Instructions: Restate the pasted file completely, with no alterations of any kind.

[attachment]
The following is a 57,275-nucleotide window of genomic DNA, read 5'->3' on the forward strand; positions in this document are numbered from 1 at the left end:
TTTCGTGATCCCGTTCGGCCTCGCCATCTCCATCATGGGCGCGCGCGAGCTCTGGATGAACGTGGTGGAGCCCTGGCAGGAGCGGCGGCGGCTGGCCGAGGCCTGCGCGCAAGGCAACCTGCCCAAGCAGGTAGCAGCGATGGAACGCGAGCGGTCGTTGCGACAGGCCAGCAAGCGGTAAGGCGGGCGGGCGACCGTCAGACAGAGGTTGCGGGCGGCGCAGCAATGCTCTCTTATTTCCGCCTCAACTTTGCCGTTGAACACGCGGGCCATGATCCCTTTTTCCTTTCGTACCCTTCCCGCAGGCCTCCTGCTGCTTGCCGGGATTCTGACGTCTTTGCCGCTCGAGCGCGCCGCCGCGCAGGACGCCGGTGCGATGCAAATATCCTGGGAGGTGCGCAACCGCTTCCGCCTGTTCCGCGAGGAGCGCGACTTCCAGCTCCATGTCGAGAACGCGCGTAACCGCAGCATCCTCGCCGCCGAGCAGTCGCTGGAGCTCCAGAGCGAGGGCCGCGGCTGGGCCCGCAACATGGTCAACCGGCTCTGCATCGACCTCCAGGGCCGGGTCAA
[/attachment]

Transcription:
The following is a 57,275-nucleotide window of genomic DNA, read 5'->3' on the forward strand; positions in this document are numbered from 1 at the left end:
TTTCGTGATCCCGTTCGGCCTCGCCATCTCCATCATGGGCGCGCGCGAGCTCTGGATGAACGTGGTGGAGCCCTGGCAGGAGCGGCGGCGGCTGGCCGAGGCCTGCGCGCAAGGCAACCTGCCCAAGCAGGTAGCAGCGATGGAACGCGAGCGGTCGTTGCGACAGGCCAGCAAGCGGTAAGGCGGGCGGGCGACCGTCAGACAGAGGTTGCGGGCGGCGCAGCAATGCTCTCTTATTTCCGCCTCAACTTTGCCGTTGAACACGCGGGCCATGATCCCTTTTTCCTTTCGTACCCTTCCCGCAGGCCTCCTGCTGCTTGCCGGGATTCTGACGTCTTTGCCGCTCGAGCGCGCCGCCGCGCAGGACGCCGGTGCGATGCAAATATCCTGGGAGGTGCGCAACCGCTTCCGCCTGTTCCGCGAGGAGCGCGACTTCCAGCTCCATGTCGAGAACGCGCGTAACCGCAGCATCCTCGCCGCCGAGCAGTCGCTGGAGCTCCAGAGCGAGGGCCGCGGCTGGGCCCGCAACATGGTCAACCGGCTCTGCATCGACCTCCAGGGCCGGGTCAA